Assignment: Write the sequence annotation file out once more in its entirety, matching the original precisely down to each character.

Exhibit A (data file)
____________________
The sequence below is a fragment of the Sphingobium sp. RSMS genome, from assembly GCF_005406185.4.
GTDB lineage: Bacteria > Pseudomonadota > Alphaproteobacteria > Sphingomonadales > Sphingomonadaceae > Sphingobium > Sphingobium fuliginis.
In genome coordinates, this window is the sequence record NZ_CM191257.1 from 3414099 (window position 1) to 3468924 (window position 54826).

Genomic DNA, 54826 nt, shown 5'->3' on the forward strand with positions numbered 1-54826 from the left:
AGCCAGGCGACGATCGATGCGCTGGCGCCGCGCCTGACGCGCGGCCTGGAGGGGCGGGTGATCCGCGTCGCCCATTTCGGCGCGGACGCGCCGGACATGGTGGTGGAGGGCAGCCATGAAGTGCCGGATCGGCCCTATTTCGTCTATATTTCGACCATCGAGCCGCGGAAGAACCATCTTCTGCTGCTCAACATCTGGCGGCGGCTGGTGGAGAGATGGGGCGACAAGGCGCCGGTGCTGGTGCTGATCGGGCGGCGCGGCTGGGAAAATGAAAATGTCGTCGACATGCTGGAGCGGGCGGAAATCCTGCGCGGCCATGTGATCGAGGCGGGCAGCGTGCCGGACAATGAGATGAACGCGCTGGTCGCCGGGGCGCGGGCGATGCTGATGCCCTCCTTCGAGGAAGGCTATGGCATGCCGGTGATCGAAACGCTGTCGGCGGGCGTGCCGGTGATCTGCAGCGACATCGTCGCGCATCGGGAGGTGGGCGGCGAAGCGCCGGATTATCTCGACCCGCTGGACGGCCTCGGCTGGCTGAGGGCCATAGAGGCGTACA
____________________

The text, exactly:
The sequence below is a fragment of the Sphingobium sp. RSMS genome, from assembly GCF_005406185.4.
GTDB lineage: Bacteria > Pseudomonadota > Alphaproteobacteria > Sphingomonadales > Sphingomonadaceae > Sphingobium > Sphingobium fuliginis.
In genome coordinates, this window is the sequence record NZ_CM191257.1 from 3414099 (window position 1) to 3468924 (window position 54826).

Genomic DNA, 54826 nt, shown 5'->3' on the forward strand with positions numbered 1-54826 from the left:
AGCCAGGCGACGATCGATGCGCTGGCGCCGCGCCTGACGCGCGGCCTGGAGGGGCGGGTGATCCGCGTCGCCCATTTCGGCGCGGACGCGCCGGACATGGTGGTGGAGGGCAGCCATGAAGTGCCGGATCGGCCCTATTTCGTCTATATTTCGACCATCGAGCCGCGGAAGAACCATCTTCTGCTGCTCAACATCTGGCGGCGGCTGGTGGAGAGATGGGGCGACAAGGCGCCGGTGCTGGTGCTGATCGGGCGGCGCGGCTGGGAAAATGAAAATGTCGTCGACATGCTGGAGCGGGCGGAAATCCTGCGCGGCCATGTGATCGAGGCGGGCAGCGTGCCGGACAATGAGATGAACGCGCTGGTCGCCGGGGCGCGGGCGATGCTGATGCCCTCCTTCGAGGAAGGCTATGGCATGCCGGTGATCGAAACGCTGTCGGCGGGCGTGCCGGTGATCTGCAGCGACATCGTCGCGCATCGGGAGGTGGGCGGCGAAGCGCCGGATTATCTCGACCCGCTGGACGGCCTCGGCTGGCTGAGGGCCATAGAGGCGTACA